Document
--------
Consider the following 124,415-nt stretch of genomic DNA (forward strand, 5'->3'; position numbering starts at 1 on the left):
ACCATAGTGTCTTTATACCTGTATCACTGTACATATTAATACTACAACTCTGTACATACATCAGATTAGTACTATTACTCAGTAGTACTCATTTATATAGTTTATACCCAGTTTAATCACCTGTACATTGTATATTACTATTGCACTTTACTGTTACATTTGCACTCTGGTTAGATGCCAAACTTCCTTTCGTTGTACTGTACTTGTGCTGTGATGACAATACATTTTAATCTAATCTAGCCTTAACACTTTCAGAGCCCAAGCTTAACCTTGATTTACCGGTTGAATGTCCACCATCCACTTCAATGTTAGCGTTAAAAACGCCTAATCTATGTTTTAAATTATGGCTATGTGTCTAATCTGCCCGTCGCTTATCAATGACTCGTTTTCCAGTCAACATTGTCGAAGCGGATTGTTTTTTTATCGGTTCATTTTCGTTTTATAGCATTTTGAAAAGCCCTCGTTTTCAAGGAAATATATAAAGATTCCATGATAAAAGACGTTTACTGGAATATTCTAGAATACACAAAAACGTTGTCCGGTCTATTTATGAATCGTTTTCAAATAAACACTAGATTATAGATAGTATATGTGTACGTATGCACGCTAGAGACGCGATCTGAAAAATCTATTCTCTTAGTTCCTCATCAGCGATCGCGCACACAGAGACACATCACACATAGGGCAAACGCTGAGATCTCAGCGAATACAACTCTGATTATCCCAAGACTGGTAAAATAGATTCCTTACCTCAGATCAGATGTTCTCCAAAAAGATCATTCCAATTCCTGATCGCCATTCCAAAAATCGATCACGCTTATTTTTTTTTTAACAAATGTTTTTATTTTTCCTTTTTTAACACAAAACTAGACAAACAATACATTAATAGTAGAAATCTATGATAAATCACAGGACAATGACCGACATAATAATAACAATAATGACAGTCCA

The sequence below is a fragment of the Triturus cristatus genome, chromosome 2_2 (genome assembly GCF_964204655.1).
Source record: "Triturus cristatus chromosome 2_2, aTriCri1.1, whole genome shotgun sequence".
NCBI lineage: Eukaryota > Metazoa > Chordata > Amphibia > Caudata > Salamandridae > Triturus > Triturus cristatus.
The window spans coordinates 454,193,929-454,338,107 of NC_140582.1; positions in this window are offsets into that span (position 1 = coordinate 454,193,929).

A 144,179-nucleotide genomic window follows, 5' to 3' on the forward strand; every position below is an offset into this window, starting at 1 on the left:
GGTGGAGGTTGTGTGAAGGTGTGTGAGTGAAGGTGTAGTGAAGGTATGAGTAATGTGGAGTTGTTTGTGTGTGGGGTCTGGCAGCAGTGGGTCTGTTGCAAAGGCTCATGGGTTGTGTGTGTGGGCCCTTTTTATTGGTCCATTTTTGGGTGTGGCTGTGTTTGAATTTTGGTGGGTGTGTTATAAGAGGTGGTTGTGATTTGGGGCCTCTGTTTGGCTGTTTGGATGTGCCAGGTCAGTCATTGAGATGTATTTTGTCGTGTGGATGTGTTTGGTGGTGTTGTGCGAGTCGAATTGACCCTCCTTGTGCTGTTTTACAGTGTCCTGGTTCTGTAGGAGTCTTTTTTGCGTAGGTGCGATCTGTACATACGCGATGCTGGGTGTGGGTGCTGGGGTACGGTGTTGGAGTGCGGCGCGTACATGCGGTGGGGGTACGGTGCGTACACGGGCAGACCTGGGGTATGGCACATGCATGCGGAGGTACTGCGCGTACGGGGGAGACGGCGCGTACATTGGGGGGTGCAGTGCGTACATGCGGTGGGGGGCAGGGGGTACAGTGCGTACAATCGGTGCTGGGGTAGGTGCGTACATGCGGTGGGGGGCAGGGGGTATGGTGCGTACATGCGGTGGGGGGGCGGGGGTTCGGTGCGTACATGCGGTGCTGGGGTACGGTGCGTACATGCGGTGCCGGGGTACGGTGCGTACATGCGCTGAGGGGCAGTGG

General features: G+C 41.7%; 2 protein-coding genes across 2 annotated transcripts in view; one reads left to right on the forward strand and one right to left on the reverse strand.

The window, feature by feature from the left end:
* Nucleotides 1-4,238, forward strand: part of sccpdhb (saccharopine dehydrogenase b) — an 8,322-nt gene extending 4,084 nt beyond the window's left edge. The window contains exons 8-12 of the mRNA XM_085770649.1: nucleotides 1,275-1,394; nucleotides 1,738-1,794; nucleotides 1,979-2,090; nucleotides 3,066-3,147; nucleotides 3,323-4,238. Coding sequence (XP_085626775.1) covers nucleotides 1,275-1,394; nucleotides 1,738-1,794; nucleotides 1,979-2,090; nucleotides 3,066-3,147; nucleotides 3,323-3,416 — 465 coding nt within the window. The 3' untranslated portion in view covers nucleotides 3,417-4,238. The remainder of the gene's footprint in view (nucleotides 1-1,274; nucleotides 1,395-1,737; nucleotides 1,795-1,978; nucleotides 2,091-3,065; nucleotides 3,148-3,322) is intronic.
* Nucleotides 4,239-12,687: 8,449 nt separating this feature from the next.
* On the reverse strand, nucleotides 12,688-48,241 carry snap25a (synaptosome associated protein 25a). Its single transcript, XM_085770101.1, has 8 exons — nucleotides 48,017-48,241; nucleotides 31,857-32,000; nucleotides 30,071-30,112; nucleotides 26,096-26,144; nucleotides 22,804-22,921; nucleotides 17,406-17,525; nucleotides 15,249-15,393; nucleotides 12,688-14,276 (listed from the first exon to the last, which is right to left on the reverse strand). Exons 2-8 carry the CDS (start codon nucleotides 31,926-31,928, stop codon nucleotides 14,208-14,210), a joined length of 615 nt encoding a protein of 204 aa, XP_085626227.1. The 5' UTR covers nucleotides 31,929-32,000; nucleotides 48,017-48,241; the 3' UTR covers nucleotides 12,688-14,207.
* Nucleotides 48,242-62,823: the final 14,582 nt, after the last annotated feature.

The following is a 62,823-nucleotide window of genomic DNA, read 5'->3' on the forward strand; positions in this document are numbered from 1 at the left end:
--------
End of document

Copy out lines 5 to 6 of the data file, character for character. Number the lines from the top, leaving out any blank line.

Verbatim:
NCBI lineage: Eukaryota > Metazoa > Chordata > Amphibia > Caudata > Salamandridae > Triturus > Triturus cristatus.
The window spans coordinates 454,193,929-454,338,107 of NC_140582.1; positions in this window are offsets into that span (position 1 = coordinate 454,193,929).